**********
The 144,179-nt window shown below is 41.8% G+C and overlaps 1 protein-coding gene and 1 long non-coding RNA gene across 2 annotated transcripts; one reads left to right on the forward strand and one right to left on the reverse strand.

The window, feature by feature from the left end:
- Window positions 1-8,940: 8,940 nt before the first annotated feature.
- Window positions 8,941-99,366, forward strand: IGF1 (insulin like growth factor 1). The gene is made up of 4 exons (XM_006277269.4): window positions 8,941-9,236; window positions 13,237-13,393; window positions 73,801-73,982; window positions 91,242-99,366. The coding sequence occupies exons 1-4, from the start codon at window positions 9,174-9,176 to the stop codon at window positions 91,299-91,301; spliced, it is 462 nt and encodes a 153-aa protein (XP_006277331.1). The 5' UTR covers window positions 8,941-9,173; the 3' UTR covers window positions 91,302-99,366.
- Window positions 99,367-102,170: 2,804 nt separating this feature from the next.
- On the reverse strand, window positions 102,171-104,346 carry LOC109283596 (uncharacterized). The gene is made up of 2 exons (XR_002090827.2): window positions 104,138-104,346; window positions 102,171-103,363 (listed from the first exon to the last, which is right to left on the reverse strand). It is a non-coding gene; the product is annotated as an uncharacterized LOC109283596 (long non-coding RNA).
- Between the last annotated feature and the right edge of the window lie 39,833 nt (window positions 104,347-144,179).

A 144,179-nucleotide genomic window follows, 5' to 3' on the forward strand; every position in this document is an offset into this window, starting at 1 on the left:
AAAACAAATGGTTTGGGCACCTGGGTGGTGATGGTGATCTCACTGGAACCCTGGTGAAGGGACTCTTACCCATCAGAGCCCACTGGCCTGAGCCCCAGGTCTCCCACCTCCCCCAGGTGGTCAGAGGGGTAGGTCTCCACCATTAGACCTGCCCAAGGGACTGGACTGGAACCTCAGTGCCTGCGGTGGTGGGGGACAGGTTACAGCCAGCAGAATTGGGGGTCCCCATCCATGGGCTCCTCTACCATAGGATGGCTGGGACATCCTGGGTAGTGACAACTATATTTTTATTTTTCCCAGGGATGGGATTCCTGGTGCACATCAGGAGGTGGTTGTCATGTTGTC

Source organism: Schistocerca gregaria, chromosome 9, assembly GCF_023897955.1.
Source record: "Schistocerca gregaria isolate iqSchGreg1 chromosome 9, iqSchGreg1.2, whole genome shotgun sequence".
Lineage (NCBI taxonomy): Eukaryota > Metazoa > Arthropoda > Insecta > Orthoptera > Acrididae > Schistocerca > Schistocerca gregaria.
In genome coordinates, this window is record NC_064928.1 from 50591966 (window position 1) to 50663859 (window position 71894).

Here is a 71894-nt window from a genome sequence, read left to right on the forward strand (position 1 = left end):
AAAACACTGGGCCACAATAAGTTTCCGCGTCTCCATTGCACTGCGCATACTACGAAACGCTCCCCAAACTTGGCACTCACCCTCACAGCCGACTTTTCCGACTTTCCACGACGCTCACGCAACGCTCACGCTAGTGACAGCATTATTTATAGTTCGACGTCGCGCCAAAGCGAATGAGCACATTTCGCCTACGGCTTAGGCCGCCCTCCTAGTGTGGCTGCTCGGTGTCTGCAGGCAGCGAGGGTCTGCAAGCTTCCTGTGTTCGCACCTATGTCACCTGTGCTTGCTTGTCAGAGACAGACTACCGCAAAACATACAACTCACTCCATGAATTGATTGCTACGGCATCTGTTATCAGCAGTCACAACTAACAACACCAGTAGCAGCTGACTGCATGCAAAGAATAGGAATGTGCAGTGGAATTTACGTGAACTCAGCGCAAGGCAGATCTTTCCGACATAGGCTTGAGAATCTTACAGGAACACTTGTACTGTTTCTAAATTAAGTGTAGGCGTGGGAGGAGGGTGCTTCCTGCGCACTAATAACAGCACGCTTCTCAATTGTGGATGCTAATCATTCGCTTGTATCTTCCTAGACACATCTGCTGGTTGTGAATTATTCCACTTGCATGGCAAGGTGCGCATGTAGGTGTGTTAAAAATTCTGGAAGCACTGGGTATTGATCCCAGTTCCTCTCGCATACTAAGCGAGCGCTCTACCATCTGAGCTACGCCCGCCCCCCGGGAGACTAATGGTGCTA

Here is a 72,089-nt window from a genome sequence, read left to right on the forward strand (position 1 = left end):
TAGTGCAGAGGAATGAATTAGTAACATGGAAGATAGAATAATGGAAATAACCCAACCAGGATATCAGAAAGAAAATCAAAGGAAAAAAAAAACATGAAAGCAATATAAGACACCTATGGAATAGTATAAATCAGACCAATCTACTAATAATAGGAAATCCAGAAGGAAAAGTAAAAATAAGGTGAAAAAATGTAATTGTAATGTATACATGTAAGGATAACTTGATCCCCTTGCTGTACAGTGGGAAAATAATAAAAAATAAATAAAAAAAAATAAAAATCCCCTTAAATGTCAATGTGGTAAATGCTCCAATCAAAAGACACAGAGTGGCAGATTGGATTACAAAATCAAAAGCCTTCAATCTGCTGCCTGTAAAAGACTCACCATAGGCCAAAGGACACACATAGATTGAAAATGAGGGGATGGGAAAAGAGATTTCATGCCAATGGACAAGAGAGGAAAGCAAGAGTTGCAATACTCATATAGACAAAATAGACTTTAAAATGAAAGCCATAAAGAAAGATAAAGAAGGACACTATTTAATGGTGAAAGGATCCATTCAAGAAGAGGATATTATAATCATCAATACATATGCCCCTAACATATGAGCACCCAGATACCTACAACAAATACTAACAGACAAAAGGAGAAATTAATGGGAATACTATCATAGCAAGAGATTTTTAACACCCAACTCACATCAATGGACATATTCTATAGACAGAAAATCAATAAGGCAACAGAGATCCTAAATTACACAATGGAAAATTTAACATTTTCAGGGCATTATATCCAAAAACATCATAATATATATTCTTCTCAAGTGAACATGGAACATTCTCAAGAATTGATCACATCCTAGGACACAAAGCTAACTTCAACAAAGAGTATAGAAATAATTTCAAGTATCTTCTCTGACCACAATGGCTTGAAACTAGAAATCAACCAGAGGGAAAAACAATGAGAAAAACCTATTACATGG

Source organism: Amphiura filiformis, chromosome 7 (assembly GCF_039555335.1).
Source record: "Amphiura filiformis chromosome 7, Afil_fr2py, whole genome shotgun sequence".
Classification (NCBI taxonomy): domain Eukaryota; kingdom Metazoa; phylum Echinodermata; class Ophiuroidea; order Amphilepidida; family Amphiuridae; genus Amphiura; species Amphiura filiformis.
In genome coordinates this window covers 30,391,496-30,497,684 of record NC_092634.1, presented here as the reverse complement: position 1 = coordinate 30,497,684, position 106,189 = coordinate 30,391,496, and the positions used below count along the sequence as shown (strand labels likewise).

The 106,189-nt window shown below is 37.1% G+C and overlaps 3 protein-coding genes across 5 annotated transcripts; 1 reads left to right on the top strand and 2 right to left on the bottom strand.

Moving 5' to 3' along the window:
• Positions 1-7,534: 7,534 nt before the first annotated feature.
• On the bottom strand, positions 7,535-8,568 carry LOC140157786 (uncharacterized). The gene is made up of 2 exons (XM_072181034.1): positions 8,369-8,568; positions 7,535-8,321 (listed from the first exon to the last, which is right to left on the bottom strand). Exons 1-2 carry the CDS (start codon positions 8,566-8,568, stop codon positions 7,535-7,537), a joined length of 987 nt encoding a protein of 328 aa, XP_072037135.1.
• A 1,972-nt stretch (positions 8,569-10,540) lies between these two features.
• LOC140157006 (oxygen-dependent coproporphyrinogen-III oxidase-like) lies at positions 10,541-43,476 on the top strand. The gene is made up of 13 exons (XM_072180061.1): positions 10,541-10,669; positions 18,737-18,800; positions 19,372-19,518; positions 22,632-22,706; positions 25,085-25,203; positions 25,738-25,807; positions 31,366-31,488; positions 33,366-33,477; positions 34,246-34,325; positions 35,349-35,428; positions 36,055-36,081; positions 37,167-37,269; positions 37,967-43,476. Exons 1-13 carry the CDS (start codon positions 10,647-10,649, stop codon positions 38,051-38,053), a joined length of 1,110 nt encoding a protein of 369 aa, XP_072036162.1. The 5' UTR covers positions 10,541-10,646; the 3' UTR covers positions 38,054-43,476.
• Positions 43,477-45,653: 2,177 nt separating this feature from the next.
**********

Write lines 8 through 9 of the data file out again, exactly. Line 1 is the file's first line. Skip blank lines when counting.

A 144,179-nucleotide genomic window follows, 5' to 3' on the forward strand; every position in this document is an offset into this window, starting at 1 on the left:
AAAACAAATGGTTTGGGCACCTGGGTGGTGATGGTGATCTCACTGGAACCCTGGTGAAGGGACTCTTACCCATCAGAGCCCACTGGCCTGAGCCCCAGGTCTCCCACCTCCCCCAGGTGGTCAGAGGGGTAGGTCTCCACCATTAGACCTGCCCAAGGGACTGGACTGGAACCTCAGTGCCTGCGGTGGTGGGGGACAGGTTACAGCCAGCAGAATTGGGGGTCCCCATCCATGGGCTCCTCTACCATAGGATGGCTGGGACATCCTGGGTAGTGACAACTATATTTTTATTTTTCCCAGGGATGGGATTCCTGGTGCACATCAGGAGGTGGTTGTCATGTTGTC